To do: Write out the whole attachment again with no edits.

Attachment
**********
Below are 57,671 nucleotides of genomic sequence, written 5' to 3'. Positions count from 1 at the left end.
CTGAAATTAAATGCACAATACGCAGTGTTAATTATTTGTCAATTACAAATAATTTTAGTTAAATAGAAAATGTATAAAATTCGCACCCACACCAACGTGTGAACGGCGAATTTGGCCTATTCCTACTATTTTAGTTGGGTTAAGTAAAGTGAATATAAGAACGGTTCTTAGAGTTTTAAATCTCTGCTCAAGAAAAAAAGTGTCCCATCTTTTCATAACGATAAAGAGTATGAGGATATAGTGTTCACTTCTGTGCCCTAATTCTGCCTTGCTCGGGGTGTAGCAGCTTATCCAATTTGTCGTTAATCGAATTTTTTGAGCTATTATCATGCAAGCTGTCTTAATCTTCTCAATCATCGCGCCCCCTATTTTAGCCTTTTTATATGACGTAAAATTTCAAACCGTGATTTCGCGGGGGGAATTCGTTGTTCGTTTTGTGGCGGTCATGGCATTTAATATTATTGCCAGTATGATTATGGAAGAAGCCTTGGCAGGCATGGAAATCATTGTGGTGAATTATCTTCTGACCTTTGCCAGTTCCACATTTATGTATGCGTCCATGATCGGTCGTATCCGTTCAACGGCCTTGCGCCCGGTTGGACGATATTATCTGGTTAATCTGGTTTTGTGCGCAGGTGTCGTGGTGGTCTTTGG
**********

Below are 57,671 nucleotides of genomic sequence, written 5' to 3'. Positions count from 1 at the left end.
CTGAAATTAAATGCACAATACGCAGTGTTAATTATTTGTCAATTACAAATAATTTTAGTTAAATAGAAAATGTATAAAATTCGCACCCACACCAACGTGTGAACGGCGAATTTGGCCTATTCCTACTATTTTAGTTGGGTTAAGTAAAGTGAATATAAGAACGGTTCTTAGAGTTTTAAATCTCTGCTCAAGAAAAAAAGTGTCCCATCTTTTCATAACGATAAAGAGTATGAGGATATAGTGTTCACTTCTGTGCCCTAATTCTGCCTTGCTCGGGGTGTAGCAGCTTATCCAATTTGTCGTTAATCGAATTTTTTGAGCTATTATCATGCAAGCTGTCTTAATCTTCTCAATCATCGCGCCCCCTATTTTAGCCTTTTTATATGACGTAAAATTTCAAACCGTGATTTCGCGGGGGGAATTCGTTGTTCGTTTTGTGGCGGTCATGGCATTTAATATTATTGCCAGTATGATTATGGAAGAAGCCTTGGCAGGCATGGAAATCATTGTGGTGAATTATCTTCTGACCTTTGCCAGTTCCACATTTATGTATGCGTCCATGATCGGTCGTATCCGTTCAACGGCCTTGCGCCCGGTTGGACGATATTATCTGGTTAATCTGGTTTTGTGCGCAGGTGTCGTGGTGGTCTTTGG